And a tavern featuring the dumbest motherfucker in Antara: Khorus Bale.
Short version: This idiot is missing an eye because he burned it out with a super-spicy pepper just to make a point to someone, we need his approval to get hired on by a gang of mercenaries so we can maybe find this Kahleth guy who might have the Consort. Also you can't progress the game without trying to arm wrestle him twice, and the second time you must have chugged a Halder's Brew on William first. Even if you drink the Halder's Brew before the first attempt, you then still need to try twice, because the developers really did not consider any kind of edge case. Once he's been arm wrestled and exhausted for stories about his injuries, he'll finally tell us someone in Choth will now talk to us.
Also on checking over things, I don't think any store in the Ghan region actually sells Halder's Brews, I found some on a dead enemy or in a locked chest somewhere, that was the only reason I had any. Is it actually possible to softlock your own dumb ass here?
Anyway, back on down to Choth...
A new NPC, Lokath, has materialized in front of the inn.
Short version: Lokath decides that, when two new members want to join his mercenary troops, he's going to force two old members to fight them to the death. This seems like a poor way to make a mercenary company function, but I guess he's the (new) boss!
Ha! Easy pea-
The game did not take losing politely and decided to crash on me.
This baffled me briefly, as my inventory had plenty of space. But then it turned out that the game was trying to force some rations into my inventory, and my rations/gold pack was completely full up. This bug can also set you back quite a bit, because the game autosaves before every fight, but if you reload that save for this one...
Lokath has dematerialized and no longer exists! Thankfully I had a quicksave just before the fight, so I reload, toss some food into a ditch, do the fight again and...
There we go! Now we can return to Imazi!
We see Pianda for the first time in a long while. Strangely, Aren's dad's dialogue hasn't updated, he apparently hasn't heard that his son is now a wanted criminal and that a member of the Antaran royal family has been kidnapped, or just doesn't think them worth mentioning. We can still rest here for free to advance Aren's magical scholarship, though, but I decide not to exploit that for all its worth, because A) I'm a gamer of honour and B) frankly I think we've already learned every spell of any value.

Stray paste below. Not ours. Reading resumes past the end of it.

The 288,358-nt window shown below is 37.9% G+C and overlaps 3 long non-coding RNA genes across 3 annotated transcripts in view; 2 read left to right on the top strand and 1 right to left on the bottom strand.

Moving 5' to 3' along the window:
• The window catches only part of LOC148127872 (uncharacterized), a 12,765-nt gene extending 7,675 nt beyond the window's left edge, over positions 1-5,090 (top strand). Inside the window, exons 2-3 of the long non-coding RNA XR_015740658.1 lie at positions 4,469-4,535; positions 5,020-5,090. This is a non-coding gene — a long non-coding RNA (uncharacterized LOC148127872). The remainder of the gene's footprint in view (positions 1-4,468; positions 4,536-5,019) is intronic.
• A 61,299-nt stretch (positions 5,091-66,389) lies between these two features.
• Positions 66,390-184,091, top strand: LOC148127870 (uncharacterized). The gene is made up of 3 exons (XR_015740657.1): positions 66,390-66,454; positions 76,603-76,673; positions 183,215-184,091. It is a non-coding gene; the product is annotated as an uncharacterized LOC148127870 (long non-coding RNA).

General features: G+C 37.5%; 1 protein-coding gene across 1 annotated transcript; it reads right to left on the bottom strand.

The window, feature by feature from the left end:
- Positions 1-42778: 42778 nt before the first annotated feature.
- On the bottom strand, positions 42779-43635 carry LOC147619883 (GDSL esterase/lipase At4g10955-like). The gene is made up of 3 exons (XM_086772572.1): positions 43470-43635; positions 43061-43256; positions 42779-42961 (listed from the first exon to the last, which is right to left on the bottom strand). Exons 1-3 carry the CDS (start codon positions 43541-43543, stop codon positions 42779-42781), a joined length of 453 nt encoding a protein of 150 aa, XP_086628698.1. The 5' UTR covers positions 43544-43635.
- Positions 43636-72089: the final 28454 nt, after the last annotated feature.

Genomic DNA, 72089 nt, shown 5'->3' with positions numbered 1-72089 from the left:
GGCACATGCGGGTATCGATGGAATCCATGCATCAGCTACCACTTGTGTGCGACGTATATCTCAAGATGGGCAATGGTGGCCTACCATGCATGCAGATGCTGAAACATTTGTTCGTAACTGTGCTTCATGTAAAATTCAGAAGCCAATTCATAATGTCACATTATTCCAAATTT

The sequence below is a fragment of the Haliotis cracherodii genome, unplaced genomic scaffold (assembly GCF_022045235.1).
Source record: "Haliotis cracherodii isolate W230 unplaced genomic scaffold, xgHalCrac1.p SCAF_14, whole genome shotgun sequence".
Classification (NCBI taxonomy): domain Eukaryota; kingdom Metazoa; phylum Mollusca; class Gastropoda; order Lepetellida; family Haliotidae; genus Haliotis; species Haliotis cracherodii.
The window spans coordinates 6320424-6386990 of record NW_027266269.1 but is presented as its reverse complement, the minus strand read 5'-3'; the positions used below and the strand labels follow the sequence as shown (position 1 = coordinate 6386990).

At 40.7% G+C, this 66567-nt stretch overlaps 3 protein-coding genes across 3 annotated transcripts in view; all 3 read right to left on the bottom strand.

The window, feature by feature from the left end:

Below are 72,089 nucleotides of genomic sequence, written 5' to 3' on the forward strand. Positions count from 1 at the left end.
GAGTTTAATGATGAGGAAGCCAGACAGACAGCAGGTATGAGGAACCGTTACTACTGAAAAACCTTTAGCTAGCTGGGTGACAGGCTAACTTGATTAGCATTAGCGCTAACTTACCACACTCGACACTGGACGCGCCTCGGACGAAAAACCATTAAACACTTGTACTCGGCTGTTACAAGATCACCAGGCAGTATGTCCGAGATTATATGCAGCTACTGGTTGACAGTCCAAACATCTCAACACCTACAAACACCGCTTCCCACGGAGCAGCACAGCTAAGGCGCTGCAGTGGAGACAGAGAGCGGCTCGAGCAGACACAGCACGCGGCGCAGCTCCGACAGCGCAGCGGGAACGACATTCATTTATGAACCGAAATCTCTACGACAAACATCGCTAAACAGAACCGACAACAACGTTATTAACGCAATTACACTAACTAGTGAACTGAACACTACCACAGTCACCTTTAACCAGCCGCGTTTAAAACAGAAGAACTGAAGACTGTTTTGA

At first glance, Imazi looks much like it always was. Let's check in with some of the locals we met before, like... the guy who wanted Gersson, Garsson, whatshisface, to send his kid off to get an education and some political connections.
I'm genuinely not sure what happens if we never help Brunia, whether this entire subplot is just excised and we skip right on to the next part, or whether Brunia is just assumed to have gotten his stuff back anyway.
Yup, drums of war a-beating.
"Oh, the local noble raped my daughter, but I'm still on the fence about hanging him. I'm sure she'll get over it." What an ass.
Once we talk to him, though, she suddenly exists outside his front door.
The best I can say for this exchange is that they're trying. Now, I wonder what an abused young woman would like...
Welp, not a bribe, let's reload that one. How about...
You go get him, girl. Garsson's in the shit now. I don't even care about the money she gives us, I just wanted to give her the option to carve him a new asshole.
Now let's see what sort of vicious siege they've got Garsson's estate under!
They've got one guy with a tactical bandana and he's dug a hole. Excellent. Truly we're making progress. Sadly this is also our contact.
Short version: Mercenary man accepts his new lunch, doesn't believe we're useful for anything, and sends us back to Lokath for more information.
At this point I'm a bit confused since everything I can find suggests that things are supposed to unfold differently and this guy is actually supposed to send us off on another quest.
...I'll take a break and figure out what's going on later. Maybe it's another Brunia thing where I just need to find the right way to interact with him or I accepted some dialogue options in the wrong order or something.
Next time: We probably finish chapter 6.